Unzipped

Boone Hall Butterfly Pavilion, South Carolina

Hi.

Hi, hi.

Last time we spoke I was in this strange, but not-entirely-unusual-for-me place of feeling totally and completely paralyzed. Not, like, technically (but, I certainly wasn’t getting my steps in every day), but this overwhelming feeling of being…stuck. I know perfectly well how to run, it just feels like my feet are stuck in cement.

Well, turns out, perhaps the most efficient way for me to get un-stuck is to have my legs kicked out from under me with a not-at-all graceful face plant. And with that, I unzipped my paralyzed suit, stepped out, and my mind and body quickly remembered how to fly, how to run.

Like anyone who hasn’t been working out regularly, it will take a little while for me to fight back the atrophied muscles and build up my endurance, but soon I’ll be running a 6-minute mile again.

Uh, that’s a big huge lie. I have never once run a 6-minute mile, nor do I intend to. I’m more of a 12-minute mile kind of girl.

Also, I’m not really talking about running here. That’s a life metaphor. But it’s also kind of factual. In the last week I’ve been to the gym 4 times and that is 4 times more than I have shown up in the previous three months. I’m making lists and plans like a madwoman and finally feel like I can breathe a little better.

I know that kind of vaguely talking about feeling stuck, and then bringing up a kind of horrible running metaphor for being un-stuck is not exactly blog du jour, but this is me, the good and the bad and the ugly and the broken, all just trying to make it through.

Paralyzed

Firstly, I’m not actually paralyzed, all fingers and toes work perfectly fine, but thank you for your concern.

Secondly, I am totally paralyzed, but I’m not 100% sure the cause. I’m not sure if it’s a weird case of writer’s block, or just a super normal droll case of writer’s block. I can write in my journal just fine, I can write lengthy emails to friends just fine, but when it comes to this space I am…stuck? Afraid? Both? Something else? All of the above?

You know that quote “A rolling stone gathers no moss” which basically means that an object at motion stays in motion and an object at rest stays at rest (thanks, Einstein), and it takes a significant amount of energy to get that rock rolling, or to stop it completely, but much less energy to keep it going along at whatever level of kinetic energy it is currently assigned…? Yeah, Einstein probably said it much better, but I’m not Einstein, so you get stuck with my paraphrasing.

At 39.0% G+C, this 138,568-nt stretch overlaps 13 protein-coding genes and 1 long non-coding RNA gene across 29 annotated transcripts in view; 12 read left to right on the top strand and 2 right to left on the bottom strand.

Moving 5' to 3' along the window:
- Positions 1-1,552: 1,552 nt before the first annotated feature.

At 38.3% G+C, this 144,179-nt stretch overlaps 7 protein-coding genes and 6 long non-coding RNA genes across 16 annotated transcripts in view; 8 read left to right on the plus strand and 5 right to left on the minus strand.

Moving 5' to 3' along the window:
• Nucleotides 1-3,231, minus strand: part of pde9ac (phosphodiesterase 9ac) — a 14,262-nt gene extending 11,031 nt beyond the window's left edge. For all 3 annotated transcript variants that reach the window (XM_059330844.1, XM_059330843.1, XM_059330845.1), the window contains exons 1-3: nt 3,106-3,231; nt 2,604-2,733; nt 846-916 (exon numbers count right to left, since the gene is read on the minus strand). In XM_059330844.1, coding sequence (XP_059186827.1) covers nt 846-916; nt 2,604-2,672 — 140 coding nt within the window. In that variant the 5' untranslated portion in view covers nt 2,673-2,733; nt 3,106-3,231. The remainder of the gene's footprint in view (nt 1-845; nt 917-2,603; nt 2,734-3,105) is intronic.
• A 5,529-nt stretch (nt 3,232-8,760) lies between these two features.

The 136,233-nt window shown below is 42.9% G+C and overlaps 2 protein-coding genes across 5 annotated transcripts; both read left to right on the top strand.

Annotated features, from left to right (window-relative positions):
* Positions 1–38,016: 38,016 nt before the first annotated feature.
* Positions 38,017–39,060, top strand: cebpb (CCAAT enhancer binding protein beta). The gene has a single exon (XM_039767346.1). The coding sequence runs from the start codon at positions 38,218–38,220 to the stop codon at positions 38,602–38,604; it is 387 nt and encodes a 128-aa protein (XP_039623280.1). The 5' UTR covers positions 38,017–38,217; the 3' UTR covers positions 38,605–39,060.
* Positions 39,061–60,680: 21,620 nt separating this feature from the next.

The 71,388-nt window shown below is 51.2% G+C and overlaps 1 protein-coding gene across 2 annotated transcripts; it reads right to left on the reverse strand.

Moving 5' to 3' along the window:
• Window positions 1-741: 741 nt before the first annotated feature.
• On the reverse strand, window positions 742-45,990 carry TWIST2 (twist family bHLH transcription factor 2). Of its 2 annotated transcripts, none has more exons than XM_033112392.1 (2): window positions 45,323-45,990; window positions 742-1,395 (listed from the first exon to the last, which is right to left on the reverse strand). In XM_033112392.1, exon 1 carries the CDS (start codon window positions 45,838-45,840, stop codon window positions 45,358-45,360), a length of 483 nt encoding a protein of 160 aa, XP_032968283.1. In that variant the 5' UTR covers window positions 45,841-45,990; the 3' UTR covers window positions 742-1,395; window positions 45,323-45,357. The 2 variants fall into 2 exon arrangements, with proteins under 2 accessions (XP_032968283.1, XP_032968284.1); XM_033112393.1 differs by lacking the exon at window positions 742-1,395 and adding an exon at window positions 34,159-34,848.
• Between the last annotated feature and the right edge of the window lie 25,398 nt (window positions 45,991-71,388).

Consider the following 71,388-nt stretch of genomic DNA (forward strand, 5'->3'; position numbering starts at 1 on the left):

I had all these goals and plans, and then Things Happened and I lost my mojo; I haven’t been going to the gym, I haven’t been writing here, I haven’t been doing many of the things that I love…and I’m starting to feel a literal strain, or tangible atrophy, that I’m not exercising those physical and mental muscles. I often have said that the hardest part of working out for me is just getting out the door, if I can do that I’m fine, but it is SO HARD for me to lace up my shoes and get my butt out the door. My mental lack of willpower is strong, yo. It’s tragic I can’t always harness it for positive forward movement. The hardest part of writing is that first paragraph on a blank page. As soon as I get my stone rolling I’m off like lightning, but that start? Ooouff. It’s a toughie for me.

Authenticity

I don’t like scary acrylic nails or plastic shoes, and I don’t like overly photoshopped images. I don’t like artificial cherry, grape, or banana flavoring and I don’t like disingenuous compliments. I do, however, have streaks of purple in my hair and several plastic IKEA plants greening up corners of my home. So, my authenticity requirements are a little bit fluid and loose around the edges, I’m not some kind of hard ass.

Joshua Tree NP_feistyharriet_May 2016 (7)

I have struggled to fill this space lately, there have been the Big Life Things that only get a passing mention here, and Unbloggable Things that don’t get mentioned at all (let’s go to lunch, I’ll tell you ALL about it). I wonder what having this quasi-anonymous place is for, if not to be able to write about those things!? But, it’s hard to be completely authentic, even if doing so results in lower anxiety levels for me. Also, perhaps it isn’t always entirely healthy to share every thought and feeling and frustration every moment that I have it. (Besides, isn’t that what Twitter/Facebook is for?)